“It was a strange feeling to be scared of the jump all over again,” Tuktamysheva remembered. “You know you can land it with your eyes closed, but you haven’t had those feelings for a long time, and being a little older, initially the body was like, ‘Uh uh, Liza! Not today!’

“We did a lot of exercises to bring it back and in making further attempts, it became less and less intimidating. Before the Cup of Russia competition in Sochi, I was more confident in the jump, and by landing it in both programs, I knew I could add a second to my free skate.”

It was at that third stage of the Russian Cup – a series of regional competitions which serve as qualifiers for this months’ national championships – that Tuktamysheva, known more for athleticism over her artistry, received high praise on social media from the likes of Kiira Korpi. The three-time European medalist, herself remembered for her grace and finesse on the ice, shared footage of her former competitor on Instagram, noting the maturity she displayed during her short program set to “Adagio” from the “Spartacus” ballet.

“When we decided to skate to Spartacus in the short program, I understood that it was going to be a lot of work, because it wasn’t my typical style,” Tuktamysheva said. “I feel the music and love the program, but it had been a long time since I’d attempted more classical music in my program. It’s very powerful, tragic music, and so we worked a lot to find the emotions and appropriate choreographic touches in order to present the program in a theatrical fashion.”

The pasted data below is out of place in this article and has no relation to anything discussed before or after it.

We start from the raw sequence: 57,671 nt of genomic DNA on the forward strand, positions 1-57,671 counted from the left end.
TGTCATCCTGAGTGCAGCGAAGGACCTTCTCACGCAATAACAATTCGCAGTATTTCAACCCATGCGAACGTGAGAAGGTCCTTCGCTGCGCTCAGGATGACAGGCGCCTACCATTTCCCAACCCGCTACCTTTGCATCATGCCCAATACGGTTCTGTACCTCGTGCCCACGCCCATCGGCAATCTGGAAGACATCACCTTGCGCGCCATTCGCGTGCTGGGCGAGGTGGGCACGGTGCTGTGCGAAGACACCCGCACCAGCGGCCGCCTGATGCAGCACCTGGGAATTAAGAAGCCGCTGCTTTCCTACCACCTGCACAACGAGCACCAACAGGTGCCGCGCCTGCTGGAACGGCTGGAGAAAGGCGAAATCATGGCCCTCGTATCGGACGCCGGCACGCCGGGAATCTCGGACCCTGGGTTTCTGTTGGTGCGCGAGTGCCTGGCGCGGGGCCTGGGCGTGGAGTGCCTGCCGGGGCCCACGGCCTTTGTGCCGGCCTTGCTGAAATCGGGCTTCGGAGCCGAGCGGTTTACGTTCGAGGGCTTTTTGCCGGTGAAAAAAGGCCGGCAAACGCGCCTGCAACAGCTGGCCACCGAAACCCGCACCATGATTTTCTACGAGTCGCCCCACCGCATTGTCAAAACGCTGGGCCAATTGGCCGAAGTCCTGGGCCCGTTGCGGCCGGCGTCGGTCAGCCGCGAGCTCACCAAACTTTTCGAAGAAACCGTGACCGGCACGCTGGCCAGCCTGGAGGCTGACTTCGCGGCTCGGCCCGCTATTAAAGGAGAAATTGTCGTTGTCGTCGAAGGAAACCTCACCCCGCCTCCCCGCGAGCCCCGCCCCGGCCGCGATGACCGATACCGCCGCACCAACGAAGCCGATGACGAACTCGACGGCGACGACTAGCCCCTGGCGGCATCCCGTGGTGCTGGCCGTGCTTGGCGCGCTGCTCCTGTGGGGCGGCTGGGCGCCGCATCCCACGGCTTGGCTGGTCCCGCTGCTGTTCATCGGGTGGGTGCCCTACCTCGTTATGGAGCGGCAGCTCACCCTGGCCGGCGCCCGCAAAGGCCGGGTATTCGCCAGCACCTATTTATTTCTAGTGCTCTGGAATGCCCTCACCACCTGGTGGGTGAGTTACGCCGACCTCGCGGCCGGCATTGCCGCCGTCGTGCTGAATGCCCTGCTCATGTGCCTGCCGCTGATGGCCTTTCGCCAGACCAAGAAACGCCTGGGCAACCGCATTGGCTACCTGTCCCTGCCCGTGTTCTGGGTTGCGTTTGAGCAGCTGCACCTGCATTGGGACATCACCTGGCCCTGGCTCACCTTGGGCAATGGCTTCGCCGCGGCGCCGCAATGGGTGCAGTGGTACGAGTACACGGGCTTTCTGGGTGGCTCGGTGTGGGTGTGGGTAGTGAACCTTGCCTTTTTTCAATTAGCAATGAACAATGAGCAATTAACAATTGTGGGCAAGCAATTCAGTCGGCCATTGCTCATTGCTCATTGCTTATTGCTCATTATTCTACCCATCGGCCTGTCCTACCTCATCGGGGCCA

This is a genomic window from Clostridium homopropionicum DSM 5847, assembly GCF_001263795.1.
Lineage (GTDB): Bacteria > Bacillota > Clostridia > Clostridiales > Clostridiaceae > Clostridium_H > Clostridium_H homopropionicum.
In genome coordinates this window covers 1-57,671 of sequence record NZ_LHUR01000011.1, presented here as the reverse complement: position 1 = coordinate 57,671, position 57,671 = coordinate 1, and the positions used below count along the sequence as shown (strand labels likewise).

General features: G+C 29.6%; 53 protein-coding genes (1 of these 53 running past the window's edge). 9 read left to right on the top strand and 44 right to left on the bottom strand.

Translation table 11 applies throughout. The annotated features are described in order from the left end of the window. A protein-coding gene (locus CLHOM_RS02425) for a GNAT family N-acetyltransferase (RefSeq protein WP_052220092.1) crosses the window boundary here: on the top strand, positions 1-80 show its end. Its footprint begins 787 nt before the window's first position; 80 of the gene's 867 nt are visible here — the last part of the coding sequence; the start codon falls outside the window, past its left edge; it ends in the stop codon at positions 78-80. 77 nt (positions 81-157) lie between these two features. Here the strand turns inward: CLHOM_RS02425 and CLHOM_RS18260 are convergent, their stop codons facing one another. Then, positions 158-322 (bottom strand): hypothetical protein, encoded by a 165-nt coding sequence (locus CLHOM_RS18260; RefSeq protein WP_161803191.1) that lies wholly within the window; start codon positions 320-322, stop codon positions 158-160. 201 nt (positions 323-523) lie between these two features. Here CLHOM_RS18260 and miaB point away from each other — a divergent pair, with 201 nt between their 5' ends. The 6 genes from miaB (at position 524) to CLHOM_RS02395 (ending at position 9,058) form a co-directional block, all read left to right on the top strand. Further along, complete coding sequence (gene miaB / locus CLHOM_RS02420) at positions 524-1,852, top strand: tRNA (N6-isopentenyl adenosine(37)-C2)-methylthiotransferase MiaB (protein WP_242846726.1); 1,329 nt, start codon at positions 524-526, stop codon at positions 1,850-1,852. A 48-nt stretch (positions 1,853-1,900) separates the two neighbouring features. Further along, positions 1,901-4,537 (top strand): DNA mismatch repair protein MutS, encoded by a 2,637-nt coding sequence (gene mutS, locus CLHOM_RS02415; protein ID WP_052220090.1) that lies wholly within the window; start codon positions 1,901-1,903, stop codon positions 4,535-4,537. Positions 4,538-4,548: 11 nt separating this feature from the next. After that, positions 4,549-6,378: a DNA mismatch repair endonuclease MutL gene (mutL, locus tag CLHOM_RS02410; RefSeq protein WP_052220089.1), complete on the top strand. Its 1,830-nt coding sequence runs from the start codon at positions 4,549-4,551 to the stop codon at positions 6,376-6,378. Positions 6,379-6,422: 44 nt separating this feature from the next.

Where her short program shows a softer side – and some new spin positions – the free skate will be where she plans her most audacious elements, including a promised quadruple toe loop. Tuktamysheva has been seen landing quads, a staple of Trusova and Shcherbakova’s programs, multiple times in practice, but has only attempted it once in competition, when she finished fourth behind the trio – or Troika – at last year’s national championships.

“I’ve already spoken with my coach about exercises that will best prepare the body and add stability to each attempt,” she said. “I understand I can do it in practice, and now the next step will be incorporating it into a program.

“There isn’t a long time before nationals, but last year I had two weeks to get it ready and this year I have at least a month, so we will see.”

Off the ice, Tuktamysheva has become business-minded, launching an Empress Wear clothing line inspired by the figure skating fans she hopes will again fill stadiums following the pandemic. On the ice, she credits a both a commitment to health and fitness with helping her continue competing well past the average age of a modern elite women’s figure skater, and the unwavering belief that her best is yet to come.

“I’ve never felt as though I’ve done all I can do in figure skating,” Tuktamysheva said. “This feeling has stayed with me regardless of whether my season was good or bad.

“I still feel I have something more to show on the ice, and until I have nothing left to say as a figure skater, I will continue competing. Perhaps I will have a year where I feel I’ve given the absolute best of myself as an athlete and I will decide to stop, but in the meantime, I will skate.”